In addition to October 31st being a day of costumes, trick or treating, and parties, it’s also the day that architect Zaha Hadid was born. Zaha Hadid was an Iraqi architect and the first woman to win the Pritzker Architecture Prize, receiving the award in 2004. She also received the Stirling Prize, the UK’s most esteemed architectural award, in 2010 and 2011, and was the first woman to win the RIBA Gold Medal.
Hadid was born in Baghdad in 1950 to her father, a wealthy, liberal industrialist, and her mother, an artist. The upper-class family took many trips to ancient Sumerian cities during Hadid’s childhood, which she has said sparked her interest in architecture. After attending boarding school in England and Switzerland, Hadid studied mathematics at the American University of Beirut before moving to London to study at the Architectural Association School of Architecture.
Upon graduation, Hadid worked for several of her former professors, gaining the recognition and support to open her own architectural firm in London, Zaha Hadid Architects, in 1980. Hadid’s unique architectural voice caught the eyes and interests of many. Her designs were incredibly futuristic, at once sharp and sumptuous. Believed by many to be responsible for liberating architecture from its traditional geometric confines, Hadid created structures that manipulated strong materials, like concrete and steel, to appear soft and delicate, full of curves and unique, unexpected angles.
Hadid’s designs are unconventional to say the least, often transforming depending on the viewer’s perspective. They’re fluid yet strong, designed to move people through them in ways never experienced and raise questions about how the structures are built and supported. To give you a feel of just how groundbreaking Hadid’s architectural voice was and is, we highlight a few of our favorite designs below.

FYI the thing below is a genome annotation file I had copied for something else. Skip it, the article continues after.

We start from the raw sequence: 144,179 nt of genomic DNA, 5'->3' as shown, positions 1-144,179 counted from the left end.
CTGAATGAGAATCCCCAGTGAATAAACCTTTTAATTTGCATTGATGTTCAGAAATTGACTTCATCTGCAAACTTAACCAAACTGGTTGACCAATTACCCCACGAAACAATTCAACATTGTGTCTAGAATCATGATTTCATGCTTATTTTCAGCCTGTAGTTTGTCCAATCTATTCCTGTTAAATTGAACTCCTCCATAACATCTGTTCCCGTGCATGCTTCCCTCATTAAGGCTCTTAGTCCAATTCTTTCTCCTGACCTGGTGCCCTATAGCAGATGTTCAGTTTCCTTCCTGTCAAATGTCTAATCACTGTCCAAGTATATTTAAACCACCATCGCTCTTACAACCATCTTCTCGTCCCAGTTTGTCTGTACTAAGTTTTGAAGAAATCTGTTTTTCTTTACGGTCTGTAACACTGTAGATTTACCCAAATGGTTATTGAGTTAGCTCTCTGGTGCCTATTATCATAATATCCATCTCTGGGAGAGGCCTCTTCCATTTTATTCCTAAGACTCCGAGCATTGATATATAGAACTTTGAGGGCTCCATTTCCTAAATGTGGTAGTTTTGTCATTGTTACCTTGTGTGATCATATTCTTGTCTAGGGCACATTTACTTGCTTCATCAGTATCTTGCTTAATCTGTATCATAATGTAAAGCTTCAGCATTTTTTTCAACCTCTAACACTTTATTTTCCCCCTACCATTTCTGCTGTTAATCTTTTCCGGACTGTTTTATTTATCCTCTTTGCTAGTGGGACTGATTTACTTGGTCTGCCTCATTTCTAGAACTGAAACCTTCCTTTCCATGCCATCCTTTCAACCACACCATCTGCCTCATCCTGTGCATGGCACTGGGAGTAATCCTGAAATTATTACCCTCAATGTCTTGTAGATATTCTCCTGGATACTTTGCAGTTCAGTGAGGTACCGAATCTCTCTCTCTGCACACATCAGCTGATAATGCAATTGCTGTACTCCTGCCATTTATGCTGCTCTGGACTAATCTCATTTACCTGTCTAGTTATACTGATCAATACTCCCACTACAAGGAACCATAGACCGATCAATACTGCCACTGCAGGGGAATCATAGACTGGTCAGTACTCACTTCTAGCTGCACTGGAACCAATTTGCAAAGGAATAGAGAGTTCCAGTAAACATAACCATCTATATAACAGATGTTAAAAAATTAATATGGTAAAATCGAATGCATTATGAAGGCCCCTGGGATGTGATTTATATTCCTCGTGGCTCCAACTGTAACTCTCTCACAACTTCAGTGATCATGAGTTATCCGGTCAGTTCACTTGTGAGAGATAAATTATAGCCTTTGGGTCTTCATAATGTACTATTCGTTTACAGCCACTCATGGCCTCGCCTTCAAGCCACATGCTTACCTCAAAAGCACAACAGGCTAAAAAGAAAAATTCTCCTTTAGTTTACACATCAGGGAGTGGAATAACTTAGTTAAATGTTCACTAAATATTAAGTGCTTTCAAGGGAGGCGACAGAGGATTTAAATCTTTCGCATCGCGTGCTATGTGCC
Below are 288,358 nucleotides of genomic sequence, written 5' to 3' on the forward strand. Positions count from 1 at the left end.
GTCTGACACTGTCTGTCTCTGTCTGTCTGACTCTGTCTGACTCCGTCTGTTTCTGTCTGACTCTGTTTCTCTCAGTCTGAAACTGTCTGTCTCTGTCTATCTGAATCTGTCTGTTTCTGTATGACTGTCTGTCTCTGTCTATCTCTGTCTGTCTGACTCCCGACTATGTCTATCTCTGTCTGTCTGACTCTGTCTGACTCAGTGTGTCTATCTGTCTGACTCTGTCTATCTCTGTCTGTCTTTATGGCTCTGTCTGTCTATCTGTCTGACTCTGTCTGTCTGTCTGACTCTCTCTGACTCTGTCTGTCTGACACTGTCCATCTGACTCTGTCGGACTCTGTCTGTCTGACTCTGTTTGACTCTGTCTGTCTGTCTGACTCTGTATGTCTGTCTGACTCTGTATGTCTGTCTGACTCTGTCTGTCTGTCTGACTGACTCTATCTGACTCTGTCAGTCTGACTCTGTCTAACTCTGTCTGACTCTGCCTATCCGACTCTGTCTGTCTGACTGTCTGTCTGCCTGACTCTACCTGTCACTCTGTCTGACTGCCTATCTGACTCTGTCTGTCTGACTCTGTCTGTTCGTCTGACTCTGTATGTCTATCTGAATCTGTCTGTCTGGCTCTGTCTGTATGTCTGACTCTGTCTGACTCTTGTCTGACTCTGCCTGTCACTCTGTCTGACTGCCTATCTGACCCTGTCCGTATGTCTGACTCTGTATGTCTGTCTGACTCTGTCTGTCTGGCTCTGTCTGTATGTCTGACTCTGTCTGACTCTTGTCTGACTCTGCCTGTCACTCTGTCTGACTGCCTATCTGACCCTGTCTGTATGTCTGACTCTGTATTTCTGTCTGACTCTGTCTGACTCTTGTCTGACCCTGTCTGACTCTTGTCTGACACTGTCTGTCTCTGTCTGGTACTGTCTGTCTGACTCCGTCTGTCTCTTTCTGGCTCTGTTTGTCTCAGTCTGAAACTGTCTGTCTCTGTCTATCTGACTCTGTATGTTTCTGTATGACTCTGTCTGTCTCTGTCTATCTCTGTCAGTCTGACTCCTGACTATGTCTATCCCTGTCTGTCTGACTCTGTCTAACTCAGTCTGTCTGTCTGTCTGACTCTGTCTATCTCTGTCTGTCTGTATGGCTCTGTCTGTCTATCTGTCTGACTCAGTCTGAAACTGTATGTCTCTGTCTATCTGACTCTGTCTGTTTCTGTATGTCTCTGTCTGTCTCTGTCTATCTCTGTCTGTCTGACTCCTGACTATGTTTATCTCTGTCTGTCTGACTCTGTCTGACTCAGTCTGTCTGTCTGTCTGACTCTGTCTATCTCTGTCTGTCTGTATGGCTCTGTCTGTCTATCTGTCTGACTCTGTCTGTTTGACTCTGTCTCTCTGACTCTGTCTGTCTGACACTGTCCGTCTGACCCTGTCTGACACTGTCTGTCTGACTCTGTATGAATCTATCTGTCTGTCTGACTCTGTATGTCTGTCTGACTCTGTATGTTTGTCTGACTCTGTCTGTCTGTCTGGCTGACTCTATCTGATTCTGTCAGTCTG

Heydar Aliyev Center
This cultural and conference center is a stunning example of Hadid’s unconventional use of geometry. Describing the building, Hadid said “its fluid form emerges from the folds of the natural topography of the landscape and envelops the different functions of the centre.” No straight line is used in the structure, with the curved lines intending to symbolize the merging of the past and future.
Guangzhou Opera House
Inspired by natural Earth forms, the opera house looks like two smooth boulders with 75,000 panels of polished glass and granite, but the inside is where it really shines. New York Times architecture critic, Nicolai Ourousoff wrote that “stepping in the main hall is like entering the soft insides of an oyster… The concave ceiling is pierced by thousands of little lights—it looks like you’re sitting under the dome of a clear night sky.”
Housing the Glasgow Museum of Transport in Scotland, the Riverside Museum was described by Hadid as “a wave” and “a shed in the form of a tunnel, open at the extreme ends, one end toward the city and the other toward the Clyde.”
London Olympics Aquatics Center
The roof of the aquatics center is comprised of aluminum and steel and uses just three supports. It cost more than $300 million to create, which was three times the original estimate, largely due to the complexity of the roof. Aptly, Hadid said the aquatics building was, “inspired by the fluid geometry of water in movement.”
Sheikh Zayed Bridge
A true architectural marvel, Hadid designed the Abu Dhabi bridge to give the impression of movement. It takes the silhouette of a wave and incorporates LED lighting with gradually changing colors to elevate the feeling of movement even further. It’s a flawless example of Hadid’s characteristic ability to create soft and fluid structures out of strong and heavy materials.
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Original photo source: scmp.com